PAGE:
I (regrettably) saw a clip the other night of the new FOX reality TV show called Does Somebody Have to Go?
It’s essentially an office-based reality show that “empowers” employees to weed out the bad workers in the company.
In part of the episode, all of the employees were interviewed individually on camera, and asked to share their thoughts on other employees and their performance. Later, all of the employees in the office gathered to watch selected clips from the interviews.
Not surprisingly, these clips show each of them saying negative things about each other. Then the drama begins …
360-degree feedback gone wrong
The FOX description of the show says:
On the new unscripted workplace experiment DOES SOMEONE HAVE TO GO?, the boardroom doors get blown wide open when employees are given the power to make some tough decisions. Frustrated bosses will hand over the reins of their companies to the employees, offering their respective staffs a chance to make changes in the workplace – even if it means letting co-workers go.
Almost every office across the country has some level of dysfunction, which often can be attributed to just a few select individuals – those co-workers who might be viewed as anything from lazy to incompetent to quite simply having a toxic personality that poisons the entire workplace. The difficult part for the employees is that, most of the time, the boss isn’t even aware of how bad the problem is, and the only person who can do anything about it IS the boss. That is, until now!”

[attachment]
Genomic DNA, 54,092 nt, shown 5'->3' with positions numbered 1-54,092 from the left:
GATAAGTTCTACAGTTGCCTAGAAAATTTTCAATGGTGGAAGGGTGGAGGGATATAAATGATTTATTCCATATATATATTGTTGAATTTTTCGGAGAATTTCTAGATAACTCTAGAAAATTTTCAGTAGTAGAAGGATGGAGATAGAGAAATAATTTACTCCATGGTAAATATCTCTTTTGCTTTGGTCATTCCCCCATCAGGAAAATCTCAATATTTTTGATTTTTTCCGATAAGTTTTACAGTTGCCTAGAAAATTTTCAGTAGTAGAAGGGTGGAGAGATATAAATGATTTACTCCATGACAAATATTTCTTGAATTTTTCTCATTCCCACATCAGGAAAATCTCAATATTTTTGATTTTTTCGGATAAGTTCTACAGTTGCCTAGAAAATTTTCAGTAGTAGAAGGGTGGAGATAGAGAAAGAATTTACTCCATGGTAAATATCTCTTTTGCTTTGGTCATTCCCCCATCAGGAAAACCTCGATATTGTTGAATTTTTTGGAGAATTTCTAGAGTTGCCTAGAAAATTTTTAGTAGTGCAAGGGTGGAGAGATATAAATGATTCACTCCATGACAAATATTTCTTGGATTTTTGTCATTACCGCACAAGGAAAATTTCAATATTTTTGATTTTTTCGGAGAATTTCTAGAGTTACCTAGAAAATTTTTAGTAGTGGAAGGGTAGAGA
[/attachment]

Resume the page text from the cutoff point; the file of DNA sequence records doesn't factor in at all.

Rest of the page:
It sounds like a great idea, but the whole process gets bastardized because the television producers are in it for maximum drama and really don’t care about the train wreck they leave behind.
In fact, the more carnage, the better. This video equivalent of 360-degree-feedback-gone-wrong only produced negative feelings, and left the recipient feeling defensive and demotivated.
Unfortunately, the parallel to many 360-degree feedback processes in organizations today is uncanny.
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This so-called reality TV show is a classic example of giving someone their 360 feedback report without any support or coaching that will produce development. Some organizations claim to be “empowering” employees with feedback, both in terms of giving and receiving, yet all they are really doing is creating a train wreck by providing biased information without an appropriate cause.
In fact, some organizations take this a step further, as does this reality show, and abdicate the responsibility of providing performance feedback. Rather, they lay this responsibility solely on the shoulders of co-workers. A no-win approach for the individual, the organization, and those providing feedback.
As for me and reality TV, I’m sticking with The Bachelor.
This was originally published on the DecisionWise blog.